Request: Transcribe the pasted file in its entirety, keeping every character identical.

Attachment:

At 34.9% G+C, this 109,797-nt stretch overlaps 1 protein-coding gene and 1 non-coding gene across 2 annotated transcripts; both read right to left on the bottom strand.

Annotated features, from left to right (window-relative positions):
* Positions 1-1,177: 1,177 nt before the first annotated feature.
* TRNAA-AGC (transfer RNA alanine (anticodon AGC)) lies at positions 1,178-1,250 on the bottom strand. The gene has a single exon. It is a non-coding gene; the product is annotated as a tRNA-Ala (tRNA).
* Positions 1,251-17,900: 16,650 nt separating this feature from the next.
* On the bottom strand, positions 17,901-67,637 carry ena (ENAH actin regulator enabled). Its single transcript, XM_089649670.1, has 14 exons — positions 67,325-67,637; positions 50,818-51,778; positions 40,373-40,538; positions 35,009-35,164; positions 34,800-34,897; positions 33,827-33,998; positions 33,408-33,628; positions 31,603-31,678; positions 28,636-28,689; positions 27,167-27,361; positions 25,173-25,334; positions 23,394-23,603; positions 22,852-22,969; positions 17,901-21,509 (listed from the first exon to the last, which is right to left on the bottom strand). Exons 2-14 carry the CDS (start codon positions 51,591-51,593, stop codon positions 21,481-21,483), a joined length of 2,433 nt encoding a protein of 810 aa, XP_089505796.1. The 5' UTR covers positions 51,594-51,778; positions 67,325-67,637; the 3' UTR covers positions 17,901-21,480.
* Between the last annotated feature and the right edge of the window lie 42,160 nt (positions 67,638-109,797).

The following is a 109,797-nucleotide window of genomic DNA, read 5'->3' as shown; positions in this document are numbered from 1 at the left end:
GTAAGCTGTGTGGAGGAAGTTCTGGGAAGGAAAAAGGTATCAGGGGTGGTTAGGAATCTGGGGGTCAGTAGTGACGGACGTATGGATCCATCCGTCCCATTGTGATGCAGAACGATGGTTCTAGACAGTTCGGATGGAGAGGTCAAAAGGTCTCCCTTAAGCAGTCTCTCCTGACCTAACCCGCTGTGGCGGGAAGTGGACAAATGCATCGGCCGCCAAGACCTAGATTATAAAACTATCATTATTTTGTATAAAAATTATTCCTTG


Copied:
At 34.9% G+C, this 109,797-nt stretch overlaps 1 protein-coding gene and 1 non-coding gene across 2 annotated transcripts; both read right to left on the bottom strand.

Annotated features, from left to right (window-relative positions):
* Positions 1-1,177: 1,177 nt before the first annotated feature.
* TRNAA-AGC (transfer RNA alanine (anticodon AGC)) lies at positions 1,178-1,250 on the bottom strand. The gene has a single exon. It is a non-coding gene; the product is annotated as a tRNA-Ala (tRNA).
* Positions 1,251-17,900: 16,650 nt separating this feature from the next.
* On the bottom strand, positions 17,901-67,637 carry ena (ENAH actin regulator enabled). Its single transcript, XM_089649670.1, has 14 exons — positions 67,325-67,637; positions 50,818-51,778; positions 40,373-40,538; positions 35,009-35,164; positions 34,800-34,897; positions 33,827-33,998; positions 33,408-33,628; positions 31,603-31,678; positions 28,636-28,689; positions 27,167-27,361; positions 25,173-25,334; positions 23,394-23,603; positions 22,852-22,969; positions 17,901-21,509 (listed from the first exon to the last, which is right to left on the bottom strand). Exons 2-14 carry the CDS (start codon positions 51,591-51,593, stop codon positions 21,481-21,483), a joined length of 2,433 nt encoding a protein of 810 aa, XP_089505796.1. The 5' UTR covers positions 51,594-51,778; positions 67,325-67,637; the 3' UTR covers positions 17,901-21,480.
* Between the last annotated feature and the right edge of the window lie 42,160 nt (positions 67,638-109,797).

The following is a 109,797-nucleotide window of genomic DNA, read 5'->3' as shown; positions in this document are numbered from 1 at the left end:
GTAAGCTGTGTGGAGGAAGTTCTGGGAAGGAAAAAGGTATCAGGGGTGGTTAGGAATCTGGGGGTCAGTAGTGACGGACGTATGGATCCATCCGTCCCATTGTGATGCAGAACGATGGTTCTAGACAGTTCGGATGGAGAGGTCAAAAGGTCTCCCTTAAGCAGTCTCTCCTGACCTAACCCGCTGTGGCGGGAAGTGGACAAATGCATCGGCCGCCAAGACCTAGATTATAAAACTATCATTATTTTGTATAAAAATTATTCCTTG